Sunday, October 24, 2004

Love Jonathan Chait, Hate the LA Times

I love Jonathan Chait. Of all the authors I've read (including my beloved Daniel Drezner, who, despite his brilliance, is a little too libertarian for my tastes), he's the one I've found myself agreeing with most often. The man writes beautifully, and his article "The 9/10 President" (subscription only) should be required reading for anyone voting in this election. I hate the LA Times because all of their articles require registration, and it annoys me. I finally gave in and registered, because I wanted to read this article on US democratization policies, helpfully linked to by Matthew Yglesias. And just to be even more aggrevating, the best part of the article was the paragraph Matthew summerized, so I didn't even really NEED to register at all. Grrr.

Well, here's the money quote.
Bush and his supporters act as if anti-Americanism is simply the necessary and worthwhile price we pay for our principled advocacy of freedom everywhere. The truth is that anti-Americanism has prevented us from consistently advocating democracy throughout the world. And the inconstancy of our belief in democracy — which the citizens of pro-American dictatorships everywhere have noticed and exploited — makes anti-Americanism all the worse. There may be a way out of this dilemma, but preaching the universality of democracy and practicing otherwise is surely not it.

The problem with this is that even when the US does make bona fide efforts to promote democracy, we are viewed with mistrust because of our miserable track record on the subject. Do we really care if Iraq becomes a Democracy, or do we just want whatever government will give us oil access? I'm not such a partisan as to think that Bush doesn't care whether or not Iraq is a democracy or not. But his actions around the world have delegitimized the US' credibilty when we say we "support democracy." Do we support it in Russia? How about Uzbekistan? China? Pakistan? Saudi Arabia? And when we stumble upon a democracy that we dislike, do we support it or undermine it? Why don't you ask a Venezualan and see how they answer that question.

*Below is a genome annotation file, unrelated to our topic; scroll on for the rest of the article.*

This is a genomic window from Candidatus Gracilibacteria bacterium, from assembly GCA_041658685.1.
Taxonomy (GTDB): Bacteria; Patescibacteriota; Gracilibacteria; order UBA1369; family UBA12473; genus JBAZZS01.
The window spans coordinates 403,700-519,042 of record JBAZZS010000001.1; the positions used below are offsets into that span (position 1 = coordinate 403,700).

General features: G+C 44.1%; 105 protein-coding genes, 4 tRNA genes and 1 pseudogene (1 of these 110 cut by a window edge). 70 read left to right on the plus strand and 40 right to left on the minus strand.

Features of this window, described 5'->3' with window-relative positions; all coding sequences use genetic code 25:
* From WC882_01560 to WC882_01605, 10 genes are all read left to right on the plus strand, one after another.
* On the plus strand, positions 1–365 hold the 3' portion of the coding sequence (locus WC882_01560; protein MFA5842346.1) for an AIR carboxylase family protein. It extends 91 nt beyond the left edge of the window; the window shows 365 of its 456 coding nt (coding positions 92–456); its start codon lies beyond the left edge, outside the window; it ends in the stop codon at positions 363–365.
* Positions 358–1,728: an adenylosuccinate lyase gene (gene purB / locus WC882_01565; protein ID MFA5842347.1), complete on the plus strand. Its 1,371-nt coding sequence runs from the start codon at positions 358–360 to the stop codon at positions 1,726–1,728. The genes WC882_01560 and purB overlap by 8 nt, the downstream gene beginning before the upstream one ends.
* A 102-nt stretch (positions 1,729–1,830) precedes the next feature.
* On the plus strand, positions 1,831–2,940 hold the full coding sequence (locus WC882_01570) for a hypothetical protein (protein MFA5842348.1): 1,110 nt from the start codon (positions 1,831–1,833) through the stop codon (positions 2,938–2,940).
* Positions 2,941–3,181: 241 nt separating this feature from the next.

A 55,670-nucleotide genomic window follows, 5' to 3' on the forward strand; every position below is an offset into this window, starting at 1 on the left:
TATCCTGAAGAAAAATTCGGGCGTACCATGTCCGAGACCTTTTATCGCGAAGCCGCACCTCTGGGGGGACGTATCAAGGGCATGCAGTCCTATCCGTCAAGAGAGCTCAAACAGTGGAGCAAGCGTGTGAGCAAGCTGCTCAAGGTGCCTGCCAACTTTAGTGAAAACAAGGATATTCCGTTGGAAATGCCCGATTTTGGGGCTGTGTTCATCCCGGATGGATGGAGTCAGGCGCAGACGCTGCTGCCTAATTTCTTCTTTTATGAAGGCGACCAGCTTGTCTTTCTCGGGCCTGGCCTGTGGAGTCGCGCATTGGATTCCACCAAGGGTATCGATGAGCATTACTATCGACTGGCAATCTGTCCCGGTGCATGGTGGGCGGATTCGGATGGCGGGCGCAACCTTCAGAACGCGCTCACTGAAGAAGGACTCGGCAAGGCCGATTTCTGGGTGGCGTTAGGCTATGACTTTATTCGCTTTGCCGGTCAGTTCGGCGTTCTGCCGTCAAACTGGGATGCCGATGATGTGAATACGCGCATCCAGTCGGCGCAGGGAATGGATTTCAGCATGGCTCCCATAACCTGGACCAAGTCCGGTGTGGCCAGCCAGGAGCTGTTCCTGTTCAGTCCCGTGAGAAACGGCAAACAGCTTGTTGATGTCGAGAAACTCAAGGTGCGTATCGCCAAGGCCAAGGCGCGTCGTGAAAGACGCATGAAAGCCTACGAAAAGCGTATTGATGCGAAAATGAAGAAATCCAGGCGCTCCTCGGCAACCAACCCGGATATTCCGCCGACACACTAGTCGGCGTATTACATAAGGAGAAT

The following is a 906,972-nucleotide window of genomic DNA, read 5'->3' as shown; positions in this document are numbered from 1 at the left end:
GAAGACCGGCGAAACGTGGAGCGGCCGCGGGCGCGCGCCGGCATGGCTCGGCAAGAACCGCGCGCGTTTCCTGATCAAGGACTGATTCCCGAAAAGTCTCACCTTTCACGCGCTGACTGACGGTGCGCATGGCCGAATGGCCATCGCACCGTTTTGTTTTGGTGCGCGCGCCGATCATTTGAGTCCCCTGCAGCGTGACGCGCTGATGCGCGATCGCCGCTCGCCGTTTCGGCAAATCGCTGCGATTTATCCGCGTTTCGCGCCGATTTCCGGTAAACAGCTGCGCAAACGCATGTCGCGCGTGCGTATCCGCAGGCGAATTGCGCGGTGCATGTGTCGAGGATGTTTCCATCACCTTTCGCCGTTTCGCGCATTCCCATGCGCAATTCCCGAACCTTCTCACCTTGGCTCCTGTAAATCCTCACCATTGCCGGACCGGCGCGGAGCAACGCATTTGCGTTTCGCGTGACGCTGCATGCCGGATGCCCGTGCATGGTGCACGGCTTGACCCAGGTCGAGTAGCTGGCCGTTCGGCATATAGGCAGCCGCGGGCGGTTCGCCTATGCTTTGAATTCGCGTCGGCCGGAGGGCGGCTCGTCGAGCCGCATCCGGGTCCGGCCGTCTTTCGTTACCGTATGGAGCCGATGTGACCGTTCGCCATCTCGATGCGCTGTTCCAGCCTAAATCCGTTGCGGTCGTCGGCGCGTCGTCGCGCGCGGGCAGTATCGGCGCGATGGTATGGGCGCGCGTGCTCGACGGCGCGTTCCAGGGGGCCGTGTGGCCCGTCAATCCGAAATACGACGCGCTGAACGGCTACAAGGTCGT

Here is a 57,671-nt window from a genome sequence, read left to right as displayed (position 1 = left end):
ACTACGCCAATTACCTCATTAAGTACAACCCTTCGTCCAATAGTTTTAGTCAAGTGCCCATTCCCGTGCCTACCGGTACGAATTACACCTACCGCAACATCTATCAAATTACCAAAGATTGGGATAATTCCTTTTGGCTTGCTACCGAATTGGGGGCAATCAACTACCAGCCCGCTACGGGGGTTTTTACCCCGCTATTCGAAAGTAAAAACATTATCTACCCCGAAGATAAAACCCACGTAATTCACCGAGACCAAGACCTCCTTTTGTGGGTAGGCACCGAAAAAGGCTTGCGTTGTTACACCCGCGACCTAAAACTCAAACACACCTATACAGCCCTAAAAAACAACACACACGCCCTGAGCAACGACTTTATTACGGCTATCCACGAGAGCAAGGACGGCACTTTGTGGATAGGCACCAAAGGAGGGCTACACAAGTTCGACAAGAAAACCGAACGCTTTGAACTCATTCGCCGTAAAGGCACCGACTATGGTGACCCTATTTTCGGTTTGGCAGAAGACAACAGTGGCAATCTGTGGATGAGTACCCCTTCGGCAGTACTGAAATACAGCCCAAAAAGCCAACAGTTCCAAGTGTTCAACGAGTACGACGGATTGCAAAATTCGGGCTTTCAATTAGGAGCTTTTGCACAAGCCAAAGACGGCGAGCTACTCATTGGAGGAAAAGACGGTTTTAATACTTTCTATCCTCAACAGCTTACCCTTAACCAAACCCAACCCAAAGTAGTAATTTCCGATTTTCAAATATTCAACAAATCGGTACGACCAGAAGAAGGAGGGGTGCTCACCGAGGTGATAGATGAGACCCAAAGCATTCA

I've argued on numerous occassions that democratization represents our best, perhaps only hope to winning the war in Iraq and, more broadly, the war on terror. The fact is that currently, western political values don't present a viable political alternative muslim extremism (or illiberal nationalism in general) because the rest of the world only sees the side of the US that is willing to bargain with dictators, shortchange the interests of the global periphery, and sanction the oppression of millions of people around the world. Can they blamed when they naturally assume the worst about the US even when we really do have the best of intentions? It's a vicious cycle that we need to break out of.

No comments: